Exploratory evaluation of pharmacodynamics, pharmacokinetics and safety of rivaroxaban in children and adolescents: an EINSTEIN-Jr phase I study
AuthorKubitza, D; Willmann, S; Becka, M; Thelen, K; Young, G; Brandao, LR; Monagle, P; Male, C; Chan, A; Kennet, G; ...
Source TitleThrombosis Journal
University of Melbourne Author/sMonagle, Paul
Document TypeJournal Article
CitationsKubitza, D., Willmann, S., Becka, M., Thelen, K., Young, G., Brandao, L. R., Monagle, P., Male, C., Chan, A., Kennet, G., Martinelli, I., Saracco, P. & Lensing, A. W. A. (2018). Exploratory evaluation of pharmacodynamics, pharmacokinetics and safety of rivaroxaban in children and adolescents: an EINSTEIN-Jr phase I study. THROMBOSIS JOURNAL, 16 (1), https://doi.org/10.1186/s12959-018-0186-0.
Access StatusOpen Access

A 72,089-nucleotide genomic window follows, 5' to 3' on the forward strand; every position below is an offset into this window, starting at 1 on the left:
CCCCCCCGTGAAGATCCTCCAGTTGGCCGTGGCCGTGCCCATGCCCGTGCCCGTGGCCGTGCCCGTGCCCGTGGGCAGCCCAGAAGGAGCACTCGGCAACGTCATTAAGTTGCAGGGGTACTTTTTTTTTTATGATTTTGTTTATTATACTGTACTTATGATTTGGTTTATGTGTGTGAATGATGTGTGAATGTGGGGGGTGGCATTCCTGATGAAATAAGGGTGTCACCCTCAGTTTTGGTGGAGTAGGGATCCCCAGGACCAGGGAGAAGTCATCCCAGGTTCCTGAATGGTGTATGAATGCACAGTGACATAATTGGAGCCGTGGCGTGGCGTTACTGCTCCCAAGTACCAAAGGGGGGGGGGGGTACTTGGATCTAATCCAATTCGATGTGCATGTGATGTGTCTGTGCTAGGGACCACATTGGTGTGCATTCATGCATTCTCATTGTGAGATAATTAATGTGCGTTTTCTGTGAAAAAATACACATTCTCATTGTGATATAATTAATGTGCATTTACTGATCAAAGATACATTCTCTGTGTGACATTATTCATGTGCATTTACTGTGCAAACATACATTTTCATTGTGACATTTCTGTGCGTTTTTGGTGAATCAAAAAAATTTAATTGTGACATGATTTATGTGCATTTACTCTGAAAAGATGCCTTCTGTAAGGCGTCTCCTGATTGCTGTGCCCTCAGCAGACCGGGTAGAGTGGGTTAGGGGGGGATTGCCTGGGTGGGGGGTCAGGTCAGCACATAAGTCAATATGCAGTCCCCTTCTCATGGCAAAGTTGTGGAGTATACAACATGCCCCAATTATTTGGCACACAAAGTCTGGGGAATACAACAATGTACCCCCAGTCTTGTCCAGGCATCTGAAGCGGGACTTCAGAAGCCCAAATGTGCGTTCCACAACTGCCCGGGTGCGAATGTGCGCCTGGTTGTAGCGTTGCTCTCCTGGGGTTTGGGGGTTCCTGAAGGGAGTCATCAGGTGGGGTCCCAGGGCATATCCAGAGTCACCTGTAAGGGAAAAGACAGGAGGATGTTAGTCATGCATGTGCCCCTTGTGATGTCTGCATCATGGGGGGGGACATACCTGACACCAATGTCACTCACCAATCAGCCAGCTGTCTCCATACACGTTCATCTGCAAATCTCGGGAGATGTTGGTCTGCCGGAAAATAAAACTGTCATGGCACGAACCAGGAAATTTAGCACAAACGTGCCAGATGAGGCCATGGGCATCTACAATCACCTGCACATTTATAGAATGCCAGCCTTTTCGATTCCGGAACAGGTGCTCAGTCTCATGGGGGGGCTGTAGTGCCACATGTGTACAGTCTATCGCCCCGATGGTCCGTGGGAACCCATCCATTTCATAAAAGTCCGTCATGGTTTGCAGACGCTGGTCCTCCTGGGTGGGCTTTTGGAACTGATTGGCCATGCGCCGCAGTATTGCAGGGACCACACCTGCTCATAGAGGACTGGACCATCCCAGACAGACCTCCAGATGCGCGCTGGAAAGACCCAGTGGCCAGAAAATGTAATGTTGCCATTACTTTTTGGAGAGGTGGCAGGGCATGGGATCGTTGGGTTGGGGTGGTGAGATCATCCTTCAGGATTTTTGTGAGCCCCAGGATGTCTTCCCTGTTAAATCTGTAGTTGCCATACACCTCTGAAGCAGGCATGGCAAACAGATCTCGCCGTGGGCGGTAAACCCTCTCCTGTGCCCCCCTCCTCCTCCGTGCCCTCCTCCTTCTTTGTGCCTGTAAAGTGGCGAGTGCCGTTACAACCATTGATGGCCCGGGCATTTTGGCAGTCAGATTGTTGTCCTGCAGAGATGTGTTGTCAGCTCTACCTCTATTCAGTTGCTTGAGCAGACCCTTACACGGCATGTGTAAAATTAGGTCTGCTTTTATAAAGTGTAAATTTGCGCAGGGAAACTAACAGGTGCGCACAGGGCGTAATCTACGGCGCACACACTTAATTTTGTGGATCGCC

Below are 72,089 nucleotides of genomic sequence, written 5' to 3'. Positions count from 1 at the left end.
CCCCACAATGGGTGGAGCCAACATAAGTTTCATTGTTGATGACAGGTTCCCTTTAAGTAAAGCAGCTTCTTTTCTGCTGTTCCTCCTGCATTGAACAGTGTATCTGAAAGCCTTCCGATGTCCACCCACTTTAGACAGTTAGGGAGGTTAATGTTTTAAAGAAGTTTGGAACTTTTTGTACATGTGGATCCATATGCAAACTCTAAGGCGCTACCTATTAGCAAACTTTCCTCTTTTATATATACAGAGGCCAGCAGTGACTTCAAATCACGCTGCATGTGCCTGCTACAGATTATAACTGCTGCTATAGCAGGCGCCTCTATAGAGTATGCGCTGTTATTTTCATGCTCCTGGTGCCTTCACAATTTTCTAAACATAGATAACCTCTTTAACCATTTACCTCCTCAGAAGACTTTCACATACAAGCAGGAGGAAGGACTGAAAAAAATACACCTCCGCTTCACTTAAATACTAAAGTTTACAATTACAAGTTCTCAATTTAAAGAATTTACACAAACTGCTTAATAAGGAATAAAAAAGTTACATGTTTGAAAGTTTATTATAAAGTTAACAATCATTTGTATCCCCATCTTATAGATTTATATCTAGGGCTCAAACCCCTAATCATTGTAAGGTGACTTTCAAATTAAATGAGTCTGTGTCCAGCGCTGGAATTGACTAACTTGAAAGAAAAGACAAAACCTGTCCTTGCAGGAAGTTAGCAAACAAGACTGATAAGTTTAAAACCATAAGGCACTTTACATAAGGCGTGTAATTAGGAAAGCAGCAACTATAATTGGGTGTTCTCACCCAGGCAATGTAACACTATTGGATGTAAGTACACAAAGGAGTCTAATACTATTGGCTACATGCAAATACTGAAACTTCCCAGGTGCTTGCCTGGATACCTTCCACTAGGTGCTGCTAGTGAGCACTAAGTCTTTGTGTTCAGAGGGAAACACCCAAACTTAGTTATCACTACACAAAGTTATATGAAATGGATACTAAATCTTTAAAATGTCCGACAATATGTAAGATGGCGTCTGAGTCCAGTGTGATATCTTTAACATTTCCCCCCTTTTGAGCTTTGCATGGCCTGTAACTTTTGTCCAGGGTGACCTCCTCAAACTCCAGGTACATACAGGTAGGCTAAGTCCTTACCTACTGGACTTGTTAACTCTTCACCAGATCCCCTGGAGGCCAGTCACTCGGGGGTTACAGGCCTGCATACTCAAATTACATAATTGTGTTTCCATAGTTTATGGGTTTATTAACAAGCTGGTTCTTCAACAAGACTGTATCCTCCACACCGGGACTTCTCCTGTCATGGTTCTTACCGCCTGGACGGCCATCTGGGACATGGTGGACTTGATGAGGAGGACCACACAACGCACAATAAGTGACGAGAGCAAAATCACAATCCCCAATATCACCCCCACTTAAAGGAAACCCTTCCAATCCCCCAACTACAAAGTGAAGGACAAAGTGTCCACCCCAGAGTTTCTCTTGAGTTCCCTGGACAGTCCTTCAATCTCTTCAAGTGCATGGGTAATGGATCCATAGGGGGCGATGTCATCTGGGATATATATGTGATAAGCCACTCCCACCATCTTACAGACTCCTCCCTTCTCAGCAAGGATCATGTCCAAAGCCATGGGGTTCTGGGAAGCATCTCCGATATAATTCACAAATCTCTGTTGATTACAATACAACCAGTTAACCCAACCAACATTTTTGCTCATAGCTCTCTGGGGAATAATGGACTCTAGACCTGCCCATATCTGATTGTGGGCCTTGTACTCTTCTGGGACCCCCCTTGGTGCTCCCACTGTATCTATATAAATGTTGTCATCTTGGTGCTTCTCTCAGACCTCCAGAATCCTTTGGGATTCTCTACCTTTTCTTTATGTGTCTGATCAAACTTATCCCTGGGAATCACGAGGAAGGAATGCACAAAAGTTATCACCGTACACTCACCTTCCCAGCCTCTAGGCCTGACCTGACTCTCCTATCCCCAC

Background: The EINSTEIN-Jr program will evaluate rivaroxaban for the treatment of venous thromboembolism (VTE) in children, targeting exposures similar to the 20 mg once-daily dose for adults. Methods: This was a multinational, single-dose, open-label, phase I study to describe the pharmacodynamics (PD), pharmacokinetics (PK) and safety of a single bodyweight-adjusted rivaroxaban dose in children aged 0.5-18 years. Children who had completed treatment for a venous thromboembolic event were enrolled into four age groups (0.5-2 years, 2-6 years, 6-12 years and 12-18 years) receiving rivaroxaban doses equivalent to 10 mg or 20 mg (either as a tablet or oral suspension). Blood samples for PK and PD analyses were collected within specified time windows. Results: Fifty-nine children were evaluated. In all age groups, PD parameters (prothrombin time, activated partial thromboplastin time and anti-Factor Xa activity) showed a linear relationship versus rivaroxaban plasma concentrations and were in line with previously acquired adult data, as well as in vitro spiking experiments. The rivaroxaban pediatric physiologically based pharmacokinetic model, used to predict the doses for the individual body weight groups, was confirmed. No episodes of bleeding were reported, and treatment-emergent adverse events occurred in four children and all resolved during the study. Conclusions: Bodyweight-adjusted, single-dose rivaroxaban had predictable PK/PD profiles in children across all age groups from 0.5 to 18 years. The PD assessments based on prothrombin time and activated partial thromboplastin time demonstrated that the anticoagulant effect of rivaroxaban was not affected by developmental hemostasis in children. Trial registration: ClinicalTrials.gov number, NCT01145859.
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